Italy has imposed new COVID-19 measures making it obligatory for all workers to display a COVID-19 health pass.
The new decree will start to be effective from October 15.
The move was declared by Health Minister Roberto Speranza in a news conference.
“The Green Pass is an instrument of freedom, that will help us make workplaces safer,” he said.
“The second reason is to reinforce our vaccine campaign.”
The Green Pass requirement aims at persuading people to get inoculated and blunting infection rates in one of the countries worst hit by the pandemic.
Starting from October 15, employees in public and private sectors will need to demonstrate proof of vaccination, a recent negative COVID-19 test or recovery from the virus in the previous six months to access workplaces.
Similar Measures across Europe
France has been witnessing angry protests in rejection of the new coronavirus health pass measure.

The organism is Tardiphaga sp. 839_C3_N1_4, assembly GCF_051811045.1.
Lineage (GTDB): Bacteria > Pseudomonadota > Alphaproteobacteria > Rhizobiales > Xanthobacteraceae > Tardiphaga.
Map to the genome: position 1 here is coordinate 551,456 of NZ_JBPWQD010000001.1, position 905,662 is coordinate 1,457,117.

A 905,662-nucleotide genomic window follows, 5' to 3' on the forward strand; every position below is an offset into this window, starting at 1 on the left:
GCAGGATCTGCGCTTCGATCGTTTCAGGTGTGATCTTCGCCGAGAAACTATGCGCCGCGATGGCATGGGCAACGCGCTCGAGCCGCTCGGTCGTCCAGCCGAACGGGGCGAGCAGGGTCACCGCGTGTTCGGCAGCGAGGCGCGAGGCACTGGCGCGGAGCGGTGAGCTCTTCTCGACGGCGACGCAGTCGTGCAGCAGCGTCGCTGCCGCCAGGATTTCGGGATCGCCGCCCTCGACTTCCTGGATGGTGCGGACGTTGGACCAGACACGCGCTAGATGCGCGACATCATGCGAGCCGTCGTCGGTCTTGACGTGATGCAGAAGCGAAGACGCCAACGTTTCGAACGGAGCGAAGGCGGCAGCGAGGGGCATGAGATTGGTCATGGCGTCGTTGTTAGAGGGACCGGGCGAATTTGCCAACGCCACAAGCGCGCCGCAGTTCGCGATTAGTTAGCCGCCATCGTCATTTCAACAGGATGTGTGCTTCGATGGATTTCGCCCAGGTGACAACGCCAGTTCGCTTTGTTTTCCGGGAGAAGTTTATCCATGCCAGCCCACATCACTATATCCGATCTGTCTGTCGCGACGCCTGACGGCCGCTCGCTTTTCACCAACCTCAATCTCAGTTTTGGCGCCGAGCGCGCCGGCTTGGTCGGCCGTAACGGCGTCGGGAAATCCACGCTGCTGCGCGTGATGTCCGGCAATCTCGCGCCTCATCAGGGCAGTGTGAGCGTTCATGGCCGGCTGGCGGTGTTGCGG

French authorities had earlier declared intention to relieve Covid-19 restrictions by August 9, 2021, in France.
The French health pass measures will mainly target those vaccinated or who have tested negative for Covid-19.
Targeted segment will have access to public venues, including long-distance transport, restaurants and cafés – even France’s famed outdoor terraces.
The protests which continued for the fourth weekend in a row, came just two days before the new rules come into force.
Meanwhile, the World Health Organization (WHO) has warned that a new coronavirus “variant of interest” named Mu, also known by its scientific name as B.1.621.
The health organisation said it closely monitors the new variant’s spread.
The mu SARS-CoV-2 strain first appeared in Colombia in January, as a “variant of interest.”
Since then, there have been “sporadic reports” of cases and outbreaks in South America and Europe.
Variants of interest have genetic changes that affect virus characteristics including transmissibility, disease severity and immune escape.
According to the WHO, variants of interest differ from variants of concern. The later can cause a decrease in effectiveness of public health measures, vaccines or therapeutics.